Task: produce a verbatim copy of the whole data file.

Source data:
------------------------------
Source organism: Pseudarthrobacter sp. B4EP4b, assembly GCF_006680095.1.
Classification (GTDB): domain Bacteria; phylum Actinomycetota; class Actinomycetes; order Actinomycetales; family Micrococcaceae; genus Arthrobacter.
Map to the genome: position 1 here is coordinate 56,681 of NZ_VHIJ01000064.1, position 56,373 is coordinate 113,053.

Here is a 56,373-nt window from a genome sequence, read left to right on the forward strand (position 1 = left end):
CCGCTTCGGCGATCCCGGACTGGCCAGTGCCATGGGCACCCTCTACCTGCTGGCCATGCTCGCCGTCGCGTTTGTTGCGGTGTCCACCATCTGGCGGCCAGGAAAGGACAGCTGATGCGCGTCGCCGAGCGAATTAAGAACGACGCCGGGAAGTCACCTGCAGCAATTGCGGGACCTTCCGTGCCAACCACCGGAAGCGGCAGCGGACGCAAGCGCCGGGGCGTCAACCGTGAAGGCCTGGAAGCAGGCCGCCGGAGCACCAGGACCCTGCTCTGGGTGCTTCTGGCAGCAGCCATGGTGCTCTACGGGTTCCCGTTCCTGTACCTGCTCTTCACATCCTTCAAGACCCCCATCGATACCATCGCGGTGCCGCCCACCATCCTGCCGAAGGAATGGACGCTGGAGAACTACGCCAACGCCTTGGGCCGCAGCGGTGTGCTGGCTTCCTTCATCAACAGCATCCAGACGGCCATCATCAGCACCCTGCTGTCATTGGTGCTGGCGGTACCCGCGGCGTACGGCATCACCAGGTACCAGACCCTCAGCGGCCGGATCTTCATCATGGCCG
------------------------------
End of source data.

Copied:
Source organism: Pseudarthrobacter sp. B4EP4b, assembly GCF_006680095.1.
Classification (GTDB): domain Bacteria; phylum Actinomycetota; class Actinomycetes; order Actinomycetales; family Micrococcaceae; genus Arthrobacter.
Map to the genome: position 1 here is coordinate 56,681 of NZ_VHIJ01000064.1, position 56,373 is coordinate 113,053.

Here is a 56,373-nt window from a genome sequence, read left to right on the forward strand (position 1 = left end):
CCGCTTCGGCGATCCCGGACTGGCCAGTGCCATGGGCACCCTCTACCTGCTGGCCATGCTCGCCGTCGCGTTTGTTGCGGTGTCCACCATCTGGCGGCCAGGAAAGGACAGCTGATGCGCGTCGCCGAGCGAATTAAGAACGACGCCGGGAAGTCACCTGCAGCAATTGCGGGACCTTCCGTGCCAACCACCGGAAGCGGCAGCGGACGCAAGCGCCGGGGCGTCAACCGTGAAGGCCTGGAAGCAGGCCGCCGGAGCACCAGGACCCTGCTCTGGGTGCTTCTGGCAGCAGCCATGGTGCTCTACGGGTTCCCGTTCCTGTACCTGCTCTTCACATCCTTCAAGACCCCCATCGATACCATCGCGGTGCCGCCCACCATCCTGCCGAAGGAATGGACGCTGGAGAACTACGCCAACGCCTTGGGCCGCAGCGGTGTGCTGGCTTCCTTCATCAACAGCATCCAGACGGCCATCATCAGCACCCTGCTGTCATTGGTGCTGGCGGTACCCGCGGCGTACGGCATCACCAGGTACCAGACCCTCAGCGGCCGGATCTTCATCATGGCCG